The evening brought in Jhumko performance by Ravanhattha Ensemble from Bhakarasani, Rajasthan. Arranged by Dr. Suneera Kasliwal Vyas, the cohesive group of 7 Ravanhattha artists began with an invocation to their folk deity 'Pabuji', but surprisingly without the Pabuji Padh before which it is invariably performed in the state. Accompanied by a small daphni and high pitched melodious singing, this was followed by the well-known Rajasthani folk-lyric Padharo mare desh...,in raga Madh. Another folk libretto Gorbandh came next, describing the rites of decorating camels. The recital concluded with a popular ditty about a bride demanding Ghararas and jewels. The evening's principal attraction was Datuk Ramli Ibrahim's (from Malaysia) solo repertoire composed by the early Odissi guru Debaprasad Das. Opening with a Mangalacharan emphasizing Sabdasvarapata, characteristic of his gharana, he elaborated a picturesque Odissi Pallavi and then switched over to an elaborate abhinaya piece on Ashta Shambhu finishing with Moksha.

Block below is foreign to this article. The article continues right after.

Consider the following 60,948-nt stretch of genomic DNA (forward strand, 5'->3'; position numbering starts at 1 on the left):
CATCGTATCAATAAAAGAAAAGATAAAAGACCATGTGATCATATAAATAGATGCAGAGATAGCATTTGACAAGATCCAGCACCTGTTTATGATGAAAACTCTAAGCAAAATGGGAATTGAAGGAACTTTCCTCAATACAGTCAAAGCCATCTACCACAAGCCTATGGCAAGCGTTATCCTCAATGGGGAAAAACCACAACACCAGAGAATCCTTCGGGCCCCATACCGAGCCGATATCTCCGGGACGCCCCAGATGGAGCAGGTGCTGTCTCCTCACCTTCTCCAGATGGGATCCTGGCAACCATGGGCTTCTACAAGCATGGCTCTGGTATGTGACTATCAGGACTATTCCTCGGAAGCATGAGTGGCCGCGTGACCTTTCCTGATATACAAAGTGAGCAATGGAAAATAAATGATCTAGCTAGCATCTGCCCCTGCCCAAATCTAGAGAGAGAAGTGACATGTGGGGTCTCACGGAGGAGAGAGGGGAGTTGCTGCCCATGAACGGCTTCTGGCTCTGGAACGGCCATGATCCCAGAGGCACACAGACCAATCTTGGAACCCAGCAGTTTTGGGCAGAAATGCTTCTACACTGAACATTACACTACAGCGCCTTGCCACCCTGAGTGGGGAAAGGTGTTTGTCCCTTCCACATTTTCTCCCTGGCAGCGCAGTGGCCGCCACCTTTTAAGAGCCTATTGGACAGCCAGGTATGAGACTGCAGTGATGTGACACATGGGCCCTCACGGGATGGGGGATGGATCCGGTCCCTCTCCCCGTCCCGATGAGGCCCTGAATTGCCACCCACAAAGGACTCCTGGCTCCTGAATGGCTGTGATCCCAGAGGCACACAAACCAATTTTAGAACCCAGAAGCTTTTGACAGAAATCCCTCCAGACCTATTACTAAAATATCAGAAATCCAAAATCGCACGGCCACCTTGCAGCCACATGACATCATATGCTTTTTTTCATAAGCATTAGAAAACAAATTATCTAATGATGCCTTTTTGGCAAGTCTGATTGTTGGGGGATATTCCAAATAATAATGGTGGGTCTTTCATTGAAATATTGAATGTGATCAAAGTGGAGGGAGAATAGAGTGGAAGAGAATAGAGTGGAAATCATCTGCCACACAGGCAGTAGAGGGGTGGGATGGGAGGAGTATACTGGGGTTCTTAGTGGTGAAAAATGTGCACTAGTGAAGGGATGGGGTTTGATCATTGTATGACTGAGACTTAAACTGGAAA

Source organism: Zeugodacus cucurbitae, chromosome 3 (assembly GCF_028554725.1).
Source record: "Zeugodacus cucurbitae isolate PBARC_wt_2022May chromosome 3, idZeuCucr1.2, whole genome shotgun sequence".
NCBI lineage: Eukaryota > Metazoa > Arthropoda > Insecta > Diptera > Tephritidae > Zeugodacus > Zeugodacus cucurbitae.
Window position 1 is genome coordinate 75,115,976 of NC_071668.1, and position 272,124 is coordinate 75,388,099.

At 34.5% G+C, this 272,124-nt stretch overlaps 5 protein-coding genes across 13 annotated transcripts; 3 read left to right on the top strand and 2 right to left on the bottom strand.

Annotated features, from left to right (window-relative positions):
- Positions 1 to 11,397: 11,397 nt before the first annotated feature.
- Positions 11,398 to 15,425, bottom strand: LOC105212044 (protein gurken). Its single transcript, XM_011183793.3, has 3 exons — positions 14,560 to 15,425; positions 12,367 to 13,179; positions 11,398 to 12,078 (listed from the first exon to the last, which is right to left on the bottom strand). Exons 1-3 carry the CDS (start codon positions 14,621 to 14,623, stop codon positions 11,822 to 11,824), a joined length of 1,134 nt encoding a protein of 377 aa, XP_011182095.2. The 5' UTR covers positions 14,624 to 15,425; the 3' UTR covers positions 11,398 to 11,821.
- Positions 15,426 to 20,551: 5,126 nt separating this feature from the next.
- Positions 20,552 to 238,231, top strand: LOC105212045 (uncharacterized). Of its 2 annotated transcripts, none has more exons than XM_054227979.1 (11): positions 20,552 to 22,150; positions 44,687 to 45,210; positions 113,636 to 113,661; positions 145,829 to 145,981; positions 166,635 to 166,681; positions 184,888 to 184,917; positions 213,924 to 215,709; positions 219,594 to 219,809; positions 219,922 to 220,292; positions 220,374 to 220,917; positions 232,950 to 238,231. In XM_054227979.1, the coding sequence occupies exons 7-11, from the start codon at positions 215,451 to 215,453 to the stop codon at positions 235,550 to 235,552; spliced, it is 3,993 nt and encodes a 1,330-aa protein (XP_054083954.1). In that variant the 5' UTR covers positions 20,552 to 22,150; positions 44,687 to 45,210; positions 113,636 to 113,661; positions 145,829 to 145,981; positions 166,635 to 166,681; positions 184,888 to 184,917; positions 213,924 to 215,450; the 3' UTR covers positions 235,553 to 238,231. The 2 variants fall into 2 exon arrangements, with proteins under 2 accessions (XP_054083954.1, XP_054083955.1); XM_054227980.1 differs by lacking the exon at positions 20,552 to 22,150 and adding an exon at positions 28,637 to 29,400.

The morning on day 3 opened with a discussion by the researcher-musicologist, Dr. Indrani Chakravarti from Puttaparthi on an extremely rare folk instrument, Kinnari Veena, which she had literally 'discovered' among the 'Madiga' community living in Andhra and Telangana. The community's original appellation was 'Matanga' - the same as Matanga of Brihaddeshi. This sage had been credited as inventor of this archaic instrument, known since the Vedic period and fully described in Sarangadeva's Sangeet Ratnakara. The community plays as well as prepares the veena at home, as was demonstrated by dismantling and re-making one of the instruments in full view of the audience. Next to follow was an erudite discourse on 'the Odissi legacy of Guru Debaprasad Das' by Ramli Ibrahim, who forcefully brought out how his guru assimilated the usual asymmetric tribhangi of Odissi with his characteristic symmetric postures of the limbs and the torso. Ramli also explained his guru's predominantly male disciples leading him to develop tandava elements and also his penchant for Tantric elements in his compositions. The morning concluded with a fascinating discussion on how Ravanhattha, despite its existence even a millennium ago, did not find its entry into the temples and courts as it was more popular as a folk instrument. As a bow instrument, it is a great favourite in Rajasthan and its neighboring states, and definitely the precursor of modern sarangi. It came out how the design and playing of Ravanhattha have remained unchanged over the past 600 years and how it has gradually acquired ritualistic connections.